As far as both sides of the same-sex issue making some sense is concerned, many positions expressed contain half-truths. We are all imperfect, at one point or another we all hold things that are not right. It seems in this regard the question might well be, when we hold different views, what does God’s Word direct us to do? Are we directed by the Bible to always hold unity as the highest value, never to be abandoned? Or is there a point where we have to take the position that a particular matter cannot be abandoned, and unity needs to be given up instead? In a sense, that is the question that the initial article here raises, is schism inevitable? And to flesh that out more fully, when is schism or separation the path the Bible instructs us to take?

Thanks, Herb, for the continuing dialogue.  I don’t know, as to the women’s issue, if “teaching” has been as big an issue as women having authority over men.  For many years now women have been able to teach in our denomination.  It’s just that their audience has been limited to children or other women.  But teaching or preaching to men is what has historically been forbidden because of the authority issue.  And now that our culture is getting on board as to women effectively having authority, our churches are seeing the benefit, as well.
     The point of including the greater context of your 1 Corinthians passage is to point out that it is “wrongdoers” of all kinds that will be excluded from the kingdom of God, not just practicing or married homosexuals.  Why single out homosexuals when 1 Corinthians includes such a variety of sinners. 
      Given the cultural context and understanding of homosexuality, perhaps such so called sins as drunkenness and homosexuality should be excluded from such a list.  Our culture is increasingly allowing scientific and psychological research to impact how we understand such activities.  And increasingly our culture understands that first century culture didn’t have the benefit of modern research to impact our understanding of such things as homosexuality.  If scientific research deals with uncovering the deeper truths of God’s general and natural revelation, then perhaps we should give ear to what such revelation is saying.

It is good to have these opportunities to discuss these various aspects. As far as I know, the church has never had to deal with these issues in the past. Certainly not to the extent that they are in front of us today.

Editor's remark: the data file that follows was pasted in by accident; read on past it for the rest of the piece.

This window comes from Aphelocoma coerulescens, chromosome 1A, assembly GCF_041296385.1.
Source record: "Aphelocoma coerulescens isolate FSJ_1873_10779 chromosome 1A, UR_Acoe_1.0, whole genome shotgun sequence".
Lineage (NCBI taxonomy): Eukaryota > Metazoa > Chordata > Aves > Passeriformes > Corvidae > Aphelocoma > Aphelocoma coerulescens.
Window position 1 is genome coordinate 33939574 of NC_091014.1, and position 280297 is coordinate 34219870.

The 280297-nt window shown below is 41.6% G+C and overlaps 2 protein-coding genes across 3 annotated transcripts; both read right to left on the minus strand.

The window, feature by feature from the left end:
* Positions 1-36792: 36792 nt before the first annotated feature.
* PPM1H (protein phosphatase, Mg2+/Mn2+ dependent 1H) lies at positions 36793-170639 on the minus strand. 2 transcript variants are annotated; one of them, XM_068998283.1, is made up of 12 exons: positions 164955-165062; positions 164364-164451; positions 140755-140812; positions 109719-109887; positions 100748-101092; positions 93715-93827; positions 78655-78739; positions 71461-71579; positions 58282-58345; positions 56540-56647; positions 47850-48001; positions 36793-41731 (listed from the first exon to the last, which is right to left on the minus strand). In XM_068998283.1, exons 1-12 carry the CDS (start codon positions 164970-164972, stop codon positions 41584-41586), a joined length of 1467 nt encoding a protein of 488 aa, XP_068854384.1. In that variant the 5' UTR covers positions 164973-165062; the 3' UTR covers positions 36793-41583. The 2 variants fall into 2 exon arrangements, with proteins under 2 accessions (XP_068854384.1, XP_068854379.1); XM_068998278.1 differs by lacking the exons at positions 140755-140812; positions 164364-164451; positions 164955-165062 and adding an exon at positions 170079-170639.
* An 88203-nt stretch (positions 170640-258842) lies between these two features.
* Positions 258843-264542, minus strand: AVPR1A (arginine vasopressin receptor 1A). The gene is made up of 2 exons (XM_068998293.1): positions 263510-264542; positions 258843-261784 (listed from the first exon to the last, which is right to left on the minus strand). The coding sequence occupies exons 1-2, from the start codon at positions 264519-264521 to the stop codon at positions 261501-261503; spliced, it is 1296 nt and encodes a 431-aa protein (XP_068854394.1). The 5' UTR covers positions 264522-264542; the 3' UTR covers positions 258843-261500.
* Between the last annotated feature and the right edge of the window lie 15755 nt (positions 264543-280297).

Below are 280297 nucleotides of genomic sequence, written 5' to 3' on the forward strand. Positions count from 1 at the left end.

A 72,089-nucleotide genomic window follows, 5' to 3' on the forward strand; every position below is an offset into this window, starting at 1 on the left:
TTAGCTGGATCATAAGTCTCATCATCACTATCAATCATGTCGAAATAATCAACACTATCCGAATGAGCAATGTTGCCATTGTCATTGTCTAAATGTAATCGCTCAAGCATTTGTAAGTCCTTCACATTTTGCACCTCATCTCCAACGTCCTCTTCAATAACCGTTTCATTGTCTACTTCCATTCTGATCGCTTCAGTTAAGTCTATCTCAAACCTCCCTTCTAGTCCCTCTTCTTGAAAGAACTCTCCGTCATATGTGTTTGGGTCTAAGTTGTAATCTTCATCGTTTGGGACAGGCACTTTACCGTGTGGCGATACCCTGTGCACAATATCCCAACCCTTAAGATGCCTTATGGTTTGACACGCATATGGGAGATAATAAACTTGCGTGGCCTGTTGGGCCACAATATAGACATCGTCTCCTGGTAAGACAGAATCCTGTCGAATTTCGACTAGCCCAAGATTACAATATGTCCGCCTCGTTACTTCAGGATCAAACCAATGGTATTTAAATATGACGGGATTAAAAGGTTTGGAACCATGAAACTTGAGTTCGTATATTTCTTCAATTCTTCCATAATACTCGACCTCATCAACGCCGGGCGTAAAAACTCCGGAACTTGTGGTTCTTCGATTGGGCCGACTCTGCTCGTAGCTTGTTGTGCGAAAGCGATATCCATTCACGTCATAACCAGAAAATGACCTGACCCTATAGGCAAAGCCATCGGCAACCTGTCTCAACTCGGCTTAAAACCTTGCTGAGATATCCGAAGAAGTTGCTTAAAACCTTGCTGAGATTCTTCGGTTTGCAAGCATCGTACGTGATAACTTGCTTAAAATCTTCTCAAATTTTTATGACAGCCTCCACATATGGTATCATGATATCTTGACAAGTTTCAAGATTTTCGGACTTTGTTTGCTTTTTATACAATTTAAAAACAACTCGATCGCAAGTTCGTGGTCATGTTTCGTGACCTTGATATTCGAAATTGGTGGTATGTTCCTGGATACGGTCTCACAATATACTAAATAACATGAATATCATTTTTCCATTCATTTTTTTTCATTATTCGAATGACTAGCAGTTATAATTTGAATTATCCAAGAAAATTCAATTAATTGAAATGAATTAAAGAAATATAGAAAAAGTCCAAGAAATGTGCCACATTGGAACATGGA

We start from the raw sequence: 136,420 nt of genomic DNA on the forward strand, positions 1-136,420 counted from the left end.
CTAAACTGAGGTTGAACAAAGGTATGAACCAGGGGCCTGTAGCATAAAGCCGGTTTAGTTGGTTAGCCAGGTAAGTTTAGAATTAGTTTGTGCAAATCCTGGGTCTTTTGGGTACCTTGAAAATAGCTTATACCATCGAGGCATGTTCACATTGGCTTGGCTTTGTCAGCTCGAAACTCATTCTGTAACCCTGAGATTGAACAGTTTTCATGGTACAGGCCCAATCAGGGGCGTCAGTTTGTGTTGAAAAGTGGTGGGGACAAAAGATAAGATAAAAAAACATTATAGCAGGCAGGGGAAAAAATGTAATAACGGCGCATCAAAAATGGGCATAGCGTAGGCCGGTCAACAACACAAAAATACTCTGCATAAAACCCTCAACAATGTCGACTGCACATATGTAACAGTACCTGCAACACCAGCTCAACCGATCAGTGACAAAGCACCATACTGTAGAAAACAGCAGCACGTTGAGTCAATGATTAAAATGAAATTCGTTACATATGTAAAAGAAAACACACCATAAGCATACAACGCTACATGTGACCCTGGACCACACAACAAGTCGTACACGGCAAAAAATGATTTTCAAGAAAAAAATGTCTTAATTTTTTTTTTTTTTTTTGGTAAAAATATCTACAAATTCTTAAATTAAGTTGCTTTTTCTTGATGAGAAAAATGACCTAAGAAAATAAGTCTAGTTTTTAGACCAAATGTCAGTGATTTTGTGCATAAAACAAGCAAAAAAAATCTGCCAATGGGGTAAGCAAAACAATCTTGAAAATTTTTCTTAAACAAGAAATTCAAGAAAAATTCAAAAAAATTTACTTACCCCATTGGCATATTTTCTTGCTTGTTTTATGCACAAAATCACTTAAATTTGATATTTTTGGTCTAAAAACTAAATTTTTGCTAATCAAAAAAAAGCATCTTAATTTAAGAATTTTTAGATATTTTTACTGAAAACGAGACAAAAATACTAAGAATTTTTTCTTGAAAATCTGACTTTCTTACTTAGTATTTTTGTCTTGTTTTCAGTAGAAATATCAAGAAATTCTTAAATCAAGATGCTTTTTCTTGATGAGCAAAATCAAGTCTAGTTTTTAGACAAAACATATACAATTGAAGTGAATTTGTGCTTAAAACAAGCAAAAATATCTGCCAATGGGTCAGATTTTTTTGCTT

I narrowed the focus of the reference to I Cor. 6 to homosexuality above only because the title of the article that these comments are under has to do with LGBTQ issues. It was not in any way to be saying this is a horrible thing and to give other actions a pass. It has also been my experience on blogs etc. that one thread can so easily branch out in many, many different directions. And that often results in many considerations being touched on, and none treated to any reasonable extent.

As Christians we need to be ready to hear out scientific research and be ready to re-examine our understanding of Scripture should science shed new light on a matter. We also need to do due diligence when it comes to examining all information in front of us. For example, one view that is heard regularly these days, including in Brownson’s recent book on same-sex marriage, is the position that Paul did not know of loving same-sex relationships in his day. The thought then is that he would not have been speaking to those in Romans 1 etc. However, there is evidence that even the ultimate example of abuse in Brownson’s book, Emperor Caligula, was in a loving relationship with a man. In order for the church to be able to provide light for all, including those who deal with same-sex attractions, we need to be sure to do justice to all the relevant information.  

It seems like we could really benefit by having a good, clear biblical statement on the relationship of “being right” doctrinally on the one hand, to the matter of Christian unity on the other hand. Unity is clearly given a position of prominence in the New Testament and we need to be faithful to that. Any further thoughts you might have on that would be welcomed.